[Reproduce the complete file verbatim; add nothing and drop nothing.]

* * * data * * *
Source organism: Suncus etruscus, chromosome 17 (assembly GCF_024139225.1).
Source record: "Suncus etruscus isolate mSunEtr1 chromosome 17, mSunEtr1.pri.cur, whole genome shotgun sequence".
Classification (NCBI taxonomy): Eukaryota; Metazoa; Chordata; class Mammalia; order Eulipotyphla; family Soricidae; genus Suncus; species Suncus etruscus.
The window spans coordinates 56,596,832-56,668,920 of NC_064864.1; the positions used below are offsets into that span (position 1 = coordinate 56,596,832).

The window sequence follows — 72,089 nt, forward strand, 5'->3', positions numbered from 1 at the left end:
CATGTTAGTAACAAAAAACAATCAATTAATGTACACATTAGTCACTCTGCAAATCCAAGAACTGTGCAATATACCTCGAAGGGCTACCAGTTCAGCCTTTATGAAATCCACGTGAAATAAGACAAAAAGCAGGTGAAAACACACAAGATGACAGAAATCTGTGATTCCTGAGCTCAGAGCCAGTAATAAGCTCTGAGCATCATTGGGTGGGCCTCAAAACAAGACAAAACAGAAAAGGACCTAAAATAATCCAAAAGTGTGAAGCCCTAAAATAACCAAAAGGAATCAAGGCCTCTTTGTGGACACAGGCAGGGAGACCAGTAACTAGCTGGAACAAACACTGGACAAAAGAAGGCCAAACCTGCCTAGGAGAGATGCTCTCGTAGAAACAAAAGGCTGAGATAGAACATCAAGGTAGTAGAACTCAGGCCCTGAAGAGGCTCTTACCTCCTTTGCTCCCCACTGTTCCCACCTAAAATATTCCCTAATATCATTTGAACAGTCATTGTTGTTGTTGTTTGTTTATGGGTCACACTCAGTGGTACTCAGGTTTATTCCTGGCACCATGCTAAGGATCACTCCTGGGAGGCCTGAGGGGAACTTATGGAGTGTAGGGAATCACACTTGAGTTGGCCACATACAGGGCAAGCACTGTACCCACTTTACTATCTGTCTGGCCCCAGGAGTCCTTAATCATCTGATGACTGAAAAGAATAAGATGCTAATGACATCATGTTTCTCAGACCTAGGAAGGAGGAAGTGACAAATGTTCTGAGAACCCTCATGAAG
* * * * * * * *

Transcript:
Source organism: Suncus etruscus, chromosome 17 (assembly GCF_024139225.1).
Source record: "Suncus etruscus isolate mSunEtr1 chromosome 17, mSunEtr1.pri.cur, whole genome shotgun sequence".
Classification (NCBI taxonomy): Eukaryota; Metazoa; Chordata; class Mammalia; order Eulipotyphla; family Soricidae; genus Suncus; species Suncus etruscus.
The window spans coordinates 56,596,832-56,668,920 of NC_064864.1; the positions used below are offsets into that span (position 1 = coordinate 56,596,832).

The window sequence follows — 72,089 nt, forward strand, 5'->3', positions numbered from 1 at the left end:
CATGTTAGTAACAAAAAACAATCAATTAATGTACACATTAGTCACTCTGCAAATCCAAGAACTGTGCAATATACCTCGAAGGGCTACCAGTTCAGCCTTTATGAAATCCACGTGAAATAAGACAAAAAGCAGGTGAAAACACACAAGATGACAGAAATCTGTGATTCCTGAGCTCAGAGCCAGTAATAAGCTCTGAGCATCATTGGGTGGGCCTCAAAACAAGACAAAACAGAAAAGGACCTAAAATAATCCAAAAGTGTGAAGCCCTAAAATAACCAAAAGGAATCAAGGCCTCTTTGTGGACACAGGCAGGGAGACCAGTAACTAGCTGGAACAAACACTGGACAAAAGAAGGCCAAACCTGCCTAGGAGAGATGCTCTCGTAGAAACAAAAGGCTGAGATAGAACATCAAGGTAGTAGAACTCAGGCCCTGAAGAGGCTCTTACCTCCTTTGCTCCCCACTGTTCCCACCTAAAATATTCCCTAATATCATTTGAACAGTCATTGTTGTTGTTGTTTGTTTATGGGTCACACTCAGTGGTACTCAGGTTTATTCCTGGCACCATGCTAAGGATCACTCCTGGGAGGCCTGAGGGGAACTTATGGAGTGTAGGGAATCACACTTGAGTTGGCCACATACAGGGCAAGCACTGTACCCACTTTACTATCTGTCTGGCCCCAGGAGTCCTTAATCATCTGATGACTGAAAAGAATAAGATGCTAATGACATCATGTTTCTCAGACCTAGGAAGGAGGAAGTGACAAATGTTCTGAGAACCCTCATGAAG